Rethinking the Concept of ‘Marginalized’ Indians: An example from Southern New England
Author(s): D. Rae Gould
After repeatedly encountering the concept of Indians as ‘marginalized’ populations in research on southern New England Indians, I began to ask what this meant and, more importantly, in comparison to whom Native people were marginal? This paper reconsiders the twentieth-century practice of categorizing Native people as ‘marginal’ (thus continuing the practice of seeing them as ‘other’). This reconsideration is necessary because this practice perpetuates the belief that Euroamerican culture provides the standard against which others are compared. Natives and Euroamericans intersected in many ways throughout the nineteenth and twentieth centuries, beyond simple power relations such as those established by Indian guardianship systems. This paper analyses architectural structures to compare Native and non-Native economic and social conditions and demonstrate that characterizing Indian people as ‘marginalized’ fulfills a modern-day desire to understand Natives as different, distinct, or ‘other,’ rather than as complex individuals who often transcended boundaries to meet social, political, and economic needs.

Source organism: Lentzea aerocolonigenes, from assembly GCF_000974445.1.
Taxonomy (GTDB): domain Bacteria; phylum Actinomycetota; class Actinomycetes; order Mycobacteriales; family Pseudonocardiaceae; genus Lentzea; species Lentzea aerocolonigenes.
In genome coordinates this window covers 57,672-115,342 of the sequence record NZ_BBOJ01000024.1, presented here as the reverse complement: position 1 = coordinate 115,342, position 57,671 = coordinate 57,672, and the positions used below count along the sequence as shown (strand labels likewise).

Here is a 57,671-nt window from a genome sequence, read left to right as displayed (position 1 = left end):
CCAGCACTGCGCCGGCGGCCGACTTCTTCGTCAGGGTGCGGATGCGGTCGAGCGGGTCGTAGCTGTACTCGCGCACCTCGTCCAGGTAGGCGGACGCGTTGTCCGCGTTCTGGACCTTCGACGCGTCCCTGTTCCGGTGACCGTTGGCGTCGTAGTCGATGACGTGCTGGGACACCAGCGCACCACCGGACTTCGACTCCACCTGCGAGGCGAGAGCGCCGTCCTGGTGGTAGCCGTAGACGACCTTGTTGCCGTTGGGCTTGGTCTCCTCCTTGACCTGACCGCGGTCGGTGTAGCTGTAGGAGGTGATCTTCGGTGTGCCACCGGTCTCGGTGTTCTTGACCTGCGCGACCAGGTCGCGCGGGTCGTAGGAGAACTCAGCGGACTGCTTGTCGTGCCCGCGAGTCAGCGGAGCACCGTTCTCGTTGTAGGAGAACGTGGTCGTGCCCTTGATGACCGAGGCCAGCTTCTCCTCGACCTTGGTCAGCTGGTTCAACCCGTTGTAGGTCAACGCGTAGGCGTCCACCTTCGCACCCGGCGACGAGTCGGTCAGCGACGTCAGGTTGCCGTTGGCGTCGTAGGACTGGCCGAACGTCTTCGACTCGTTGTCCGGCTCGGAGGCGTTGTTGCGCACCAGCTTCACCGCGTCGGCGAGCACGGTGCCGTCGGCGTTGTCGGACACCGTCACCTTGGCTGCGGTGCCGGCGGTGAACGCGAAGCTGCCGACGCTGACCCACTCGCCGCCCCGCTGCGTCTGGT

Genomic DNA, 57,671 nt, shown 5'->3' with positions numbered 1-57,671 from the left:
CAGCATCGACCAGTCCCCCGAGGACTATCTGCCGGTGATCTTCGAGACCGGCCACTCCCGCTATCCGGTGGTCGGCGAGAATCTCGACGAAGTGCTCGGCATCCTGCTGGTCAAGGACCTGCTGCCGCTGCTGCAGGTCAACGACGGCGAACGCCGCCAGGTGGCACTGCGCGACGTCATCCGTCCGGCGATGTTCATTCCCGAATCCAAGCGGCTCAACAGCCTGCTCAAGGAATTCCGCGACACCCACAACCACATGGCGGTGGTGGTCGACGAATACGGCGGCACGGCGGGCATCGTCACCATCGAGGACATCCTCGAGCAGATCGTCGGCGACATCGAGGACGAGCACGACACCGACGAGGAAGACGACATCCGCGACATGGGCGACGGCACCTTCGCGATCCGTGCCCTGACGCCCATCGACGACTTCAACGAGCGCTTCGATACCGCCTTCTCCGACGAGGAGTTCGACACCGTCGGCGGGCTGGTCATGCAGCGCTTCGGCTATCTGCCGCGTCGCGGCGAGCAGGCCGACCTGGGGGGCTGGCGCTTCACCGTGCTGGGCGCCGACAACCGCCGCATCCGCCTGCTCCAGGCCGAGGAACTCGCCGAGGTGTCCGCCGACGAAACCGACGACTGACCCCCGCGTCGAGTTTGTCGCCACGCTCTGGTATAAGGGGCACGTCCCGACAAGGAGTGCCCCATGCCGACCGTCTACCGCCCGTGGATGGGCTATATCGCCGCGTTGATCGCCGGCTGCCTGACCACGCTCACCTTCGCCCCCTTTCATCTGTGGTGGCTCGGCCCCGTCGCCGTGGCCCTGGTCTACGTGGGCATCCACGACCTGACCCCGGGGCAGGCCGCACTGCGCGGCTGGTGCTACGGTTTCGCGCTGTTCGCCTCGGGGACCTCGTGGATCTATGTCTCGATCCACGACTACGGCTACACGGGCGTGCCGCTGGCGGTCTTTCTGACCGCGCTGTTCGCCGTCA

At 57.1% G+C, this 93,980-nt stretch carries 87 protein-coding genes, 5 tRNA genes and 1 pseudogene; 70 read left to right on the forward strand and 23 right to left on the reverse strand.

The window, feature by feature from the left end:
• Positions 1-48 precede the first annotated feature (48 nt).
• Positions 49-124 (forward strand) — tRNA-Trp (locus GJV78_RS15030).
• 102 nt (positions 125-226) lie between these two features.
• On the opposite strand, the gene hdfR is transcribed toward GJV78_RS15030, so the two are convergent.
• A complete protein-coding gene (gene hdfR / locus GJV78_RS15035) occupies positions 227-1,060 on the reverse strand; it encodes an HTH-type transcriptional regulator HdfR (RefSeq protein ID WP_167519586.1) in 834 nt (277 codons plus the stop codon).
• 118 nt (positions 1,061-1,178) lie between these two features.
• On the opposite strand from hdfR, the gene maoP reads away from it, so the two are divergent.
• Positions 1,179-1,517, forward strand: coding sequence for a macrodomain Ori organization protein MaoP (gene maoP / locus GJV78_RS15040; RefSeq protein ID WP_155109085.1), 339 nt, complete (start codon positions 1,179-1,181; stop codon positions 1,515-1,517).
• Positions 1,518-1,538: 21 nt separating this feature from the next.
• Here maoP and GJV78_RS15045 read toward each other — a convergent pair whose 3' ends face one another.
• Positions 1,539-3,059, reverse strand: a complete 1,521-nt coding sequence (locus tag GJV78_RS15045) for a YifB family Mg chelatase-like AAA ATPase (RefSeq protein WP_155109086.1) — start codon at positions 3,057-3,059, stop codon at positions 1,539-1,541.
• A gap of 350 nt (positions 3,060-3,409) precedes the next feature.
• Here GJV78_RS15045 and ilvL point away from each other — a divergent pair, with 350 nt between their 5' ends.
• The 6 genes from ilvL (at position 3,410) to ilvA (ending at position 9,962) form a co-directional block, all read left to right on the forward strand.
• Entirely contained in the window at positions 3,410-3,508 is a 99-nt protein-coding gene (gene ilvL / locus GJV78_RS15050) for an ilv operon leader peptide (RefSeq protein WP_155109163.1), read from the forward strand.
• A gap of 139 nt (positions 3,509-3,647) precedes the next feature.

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Rethinking the Concept of ‘Marginalized’ Indians: An example from Southern New England. D. Rae Gould. Presented at Society for Historical Archaeology, Quebec City, Quebec, Canada. 2014 ( tDAR id: 436622)
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